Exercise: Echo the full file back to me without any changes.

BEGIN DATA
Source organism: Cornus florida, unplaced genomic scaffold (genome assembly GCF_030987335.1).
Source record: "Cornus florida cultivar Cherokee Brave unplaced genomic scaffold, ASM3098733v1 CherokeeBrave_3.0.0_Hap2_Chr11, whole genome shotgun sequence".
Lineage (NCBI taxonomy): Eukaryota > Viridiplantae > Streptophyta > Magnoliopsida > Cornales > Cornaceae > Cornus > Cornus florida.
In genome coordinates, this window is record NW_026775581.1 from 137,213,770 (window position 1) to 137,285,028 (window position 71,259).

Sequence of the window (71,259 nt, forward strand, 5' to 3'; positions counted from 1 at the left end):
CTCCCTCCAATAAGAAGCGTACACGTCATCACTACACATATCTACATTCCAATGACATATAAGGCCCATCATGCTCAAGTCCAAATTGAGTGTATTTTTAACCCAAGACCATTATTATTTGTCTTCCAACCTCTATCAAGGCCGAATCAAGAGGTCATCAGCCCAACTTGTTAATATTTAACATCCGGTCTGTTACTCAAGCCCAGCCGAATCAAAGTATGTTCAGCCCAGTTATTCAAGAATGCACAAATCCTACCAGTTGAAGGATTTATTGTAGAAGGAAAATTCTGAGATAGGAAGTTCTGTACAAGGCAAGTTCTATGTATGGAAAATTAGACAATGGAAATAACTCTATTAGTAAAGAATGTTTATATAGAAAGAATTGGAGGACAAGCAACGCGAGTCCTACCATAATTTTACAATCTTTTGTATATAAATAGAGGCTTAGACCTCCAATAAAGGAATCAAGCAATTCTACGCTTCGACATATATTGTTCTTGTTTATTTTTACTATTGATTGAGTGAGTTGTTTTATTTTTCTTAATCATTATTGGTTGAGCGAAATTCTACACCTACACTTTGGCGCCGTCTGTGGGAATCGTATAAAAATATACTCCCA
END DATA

Source organism: Cornus florida, unplaced genomic scaffold (genome assembly GCF_030987335.1).
Source record: "Cornus florida cultivar Cherokee Brave unplaced genomic scaffold, ASM3098733v1 CherokeeBrave_3.0.0_Hap2_Chr11, whole genome shotgun sequence".
Lineage (NCBI taxonomy): Eukaryota > Viridiplantae > Streptophyta > Magnoliopsida > Cornales > Cornaceae > Cornus > Cornus florida.
In genome coordinates, this window is record NW_026775581.1 from 137,213,770 (window position 1) to 137,285,028 (window position 71,259).

Sequence of the window (71,259 nt, forward strand, 5' to 3'; positions counted from 1 at the left end):
CTCCCTCCAATAAGAAGCGTACACGTCATCACTACACATATCTACATTCCAATGACATATAAGGCCCATCATGCTCAAGTCCAAATTGAGTGTATTTTTAACCCAAGACCATTATTATTTGTCTTCCAACCTCTATCAAGGCCGAATCAAGAGGTCATCAGCCCAACTTGTTAATATTTAACATCCGGTCTGTTACTCAAGCCCAGCCGAATCAAAGTATGTTCAGCCCAGTTATTCAAGAATGCACAAATCCTACCAGTTGAAGGATTTATTGTAGAAGGAAAATTCTGAGATAGGAAGTTCTGTACAAGGCAAGTTCTATGTATGGAAAATTAGACAATGGAAATAACTCTATTAGTAAAGAATGTTTATATAGAAAGAATTGGAGGACAAGCAACGCGAGTCCTACCATAATTTTACAATCTTTTGTATATAAATAGAGGCTTAGACCTCCAATAAAGGAATCAAGCAATTCTACGCTTCGACATATATTGTTCTTGTTTATTTTTACTATTGATTGAGTGAGTTGTTTTATTTTTCTTAATCATTATTGGTTGAGCGAAATTCTACACCTACACTTTGGCGCCGTCTGTGGGAATCGTATAAAAATATACTCCCA